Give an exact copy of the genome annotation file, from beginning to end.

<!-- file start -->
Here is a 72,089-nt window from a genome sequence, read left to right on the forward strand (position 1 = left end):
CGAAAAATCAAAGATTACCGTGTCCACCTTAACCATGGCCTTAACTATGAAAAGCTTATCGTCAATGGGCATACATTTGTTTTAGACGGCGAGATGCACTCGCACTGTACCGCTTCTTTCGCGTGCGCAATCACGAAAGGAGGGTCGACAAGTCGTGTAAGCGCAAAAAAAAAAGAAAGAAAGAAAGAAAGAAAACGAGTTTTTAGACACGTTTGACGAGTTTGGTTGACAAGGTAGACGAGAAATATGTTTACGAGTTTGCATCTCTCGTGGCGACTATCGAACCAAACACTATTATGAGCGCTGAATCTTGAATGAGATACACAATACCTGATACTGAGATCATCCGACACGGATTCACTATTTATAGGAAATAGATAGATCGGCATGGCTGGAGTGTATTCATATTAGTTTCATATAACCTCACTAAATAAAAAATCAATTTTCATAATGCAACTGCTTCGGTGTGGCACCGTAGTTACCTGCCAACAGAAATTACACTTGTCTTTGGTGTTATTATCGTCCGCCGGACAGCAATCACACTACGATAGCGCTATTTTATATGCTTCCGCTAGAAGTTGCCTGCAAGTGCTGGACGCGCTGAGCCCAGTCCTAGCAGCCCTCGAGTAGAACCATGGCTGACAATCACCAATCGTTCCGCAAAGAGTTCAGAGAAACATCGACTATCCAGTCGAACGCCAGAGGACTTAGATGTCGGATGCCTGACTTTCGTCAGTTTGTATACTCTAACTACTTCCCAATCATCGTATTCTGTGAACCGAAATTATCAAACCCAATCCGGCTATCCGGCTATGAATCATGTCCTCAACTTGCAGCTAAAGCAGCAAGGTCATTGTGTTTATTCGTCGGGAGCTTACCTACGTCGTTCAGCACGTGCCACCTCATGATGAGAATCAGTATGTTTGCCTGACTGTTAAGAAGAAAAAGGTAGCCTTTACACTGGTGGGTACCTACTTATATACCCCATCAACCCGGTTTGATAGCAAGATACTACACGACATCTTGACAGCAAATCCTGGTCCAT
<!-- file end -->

Here is a 72,089-nt window from a genome sequence, read left to right on the forward strand (position 1 = left end):
CGAAAAATCAAAGATTACCGTGTCCACCTTAACCATGGCCTTAACTATGAAAAGCTTATCGTCAATGGGCATACATTTGTTTTAGACGGCGAGATGCACTCGCACTGTACCGCTTCTTTCGCGTGCGCAATCACGAAAGGAGGGTCGACAAGTCGTGTAAGCGCAAAAAAAAAAGAAAGAAAGAAAGAAAGAAAACGAGTTTTTAGACACGTTTGACGAGTTTGGTTGACAAGGTAGACGAGAAATATGTTTACGAGTTTGCATCTCTCGTGGCGACTATCGAACCAAACACTATTATGAGCGCTGAATCTTGAATGAGATACACAATACCTGATACTGAGATCATCCGACACGGATTCACTATTTATAGGAAATAGATAGATCGGCATGGCTGGAGTGTATTCATATTAGTTTCATATAACCTCACTAAATAAAAAATCAATTTTCATAATGCAACTGCTTCGGTGTGGCACCGTAGTTACCTGCCAACAGAAATTACACTTGTCTTTGGTGTTATTATCGTCCGCCGGACAGCAATCACACTACGATAGCGCTATTTTATATGCTTCCGCTAGAAGTTGCCTGCAAGTGCTGGACGCGCTGAGCCCAGTCCTAGCAGCCCTCGAGTAGAACCATGGCTGACAATCACCAATCGTTCCGCAAAGAGTTCAGAGAAACATCGACTATCCAGTCGAACGCCAGAGGACTTAGATGTCGGATGCCTGACTTTCGTCAGTTTGTATACTCTAACTACTTCCCAATCATCGTATTCTGTGAACCGAAATTATCAAACCCAATCCGGCTATCCGGCTATGAATCATGTCCTCAACTTGCAGCTAAAGCAGCAAGGTCATTGTGTTTATTCGTCGGGAGCTTACCTACGTCGTTCAGCACGTGCCACCTCATGATGAGAATCAGTATGTTTGCCTGACTGTTAAGAAGAAAAAGGTAGCCTTTACACTGGTGGGTACCTACTTATATACCCCATCAACCCGGTTTGATAGCAAGATACTACACGACATCTTGACAGCAAATCCTGGTCCAT